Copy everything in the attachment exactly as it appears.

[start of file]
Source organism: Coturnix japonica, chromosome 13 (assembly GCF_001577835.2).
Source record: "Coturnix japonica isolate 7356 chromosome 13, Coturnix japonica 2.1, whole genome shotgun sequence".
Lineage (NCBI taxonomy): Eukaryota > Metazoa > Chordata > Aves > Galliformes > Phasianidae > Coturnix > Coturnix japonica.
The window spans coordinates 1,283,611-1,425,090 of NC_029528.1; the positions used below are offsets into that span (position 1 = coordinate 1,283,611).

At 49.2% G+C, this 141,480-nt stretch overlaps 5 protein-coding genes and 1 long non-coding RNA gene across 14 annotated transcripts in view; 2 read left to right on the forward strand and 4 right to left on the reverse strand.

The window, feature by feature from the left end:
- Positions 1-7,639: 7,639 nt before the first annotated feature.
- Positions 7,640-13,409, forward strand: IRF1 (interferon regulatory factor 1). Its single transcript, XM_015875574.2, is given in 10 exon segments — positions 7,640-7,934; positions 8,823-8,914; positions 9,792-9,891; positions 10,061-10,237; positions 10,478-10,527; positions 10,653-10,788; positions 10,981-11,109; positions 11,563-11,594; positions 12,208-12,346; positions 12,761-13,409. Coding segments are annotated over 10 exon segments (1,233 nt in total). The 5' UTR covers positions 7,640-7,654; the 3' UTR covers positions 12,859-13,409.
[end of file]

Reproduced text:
Source organism: Coturnix japonica, chromosome 13 (assembly GCF_001577835.2).
Source record: "Coturnix japonica isolate 7356 chromosome 13, Coturnix japonica 2.1, whole genome shotgun sequence".
Lineage (NCBI taxonomy): Eukaryota > Metazoa > Chordata > Aves > Galliformes > Phasianidae > Coturnix > Coturnix japonica.
The window spans coordinates 1,283,611-1,425,090 of NC_029528.1; the positions used below are offsets into that span (position 1 = coordinate 1,283,611).

At 49.2% G+C, this 141,480-nt stretch overlaps 5 protein-coding genes and 1 long non-coding RNA gene across 14 annotated transcripts in view; 2 read left to right on the forward strand and 4 right to left on the reverse strand.

The window, feature by feature from the left end:
- Positions 1-7,639: 7,639 nt before the first annotated feature.
- Positions 7,640-13,409, forward strand: IRF1 (interferon regulatory factor 1). Its single transcript, XM_015875574.2, is given in 10 exon segments — positions 7,640-7,934; positions 8,823-8,914; positions 9,792-9,891; positions 10,061-10,237; positions 10,478-10,527; positions 10,653-10,788; positions 10,981-11,109; positions 11,563-11,594; positions 12,208-12,346; positions 12,761-13,409. Coding segments are annotated over 10 exon segments (1,233 nt in total). The 5' UTR covers positions 7,640-7,654; the 3' UTR covers positions 12,859-13,409.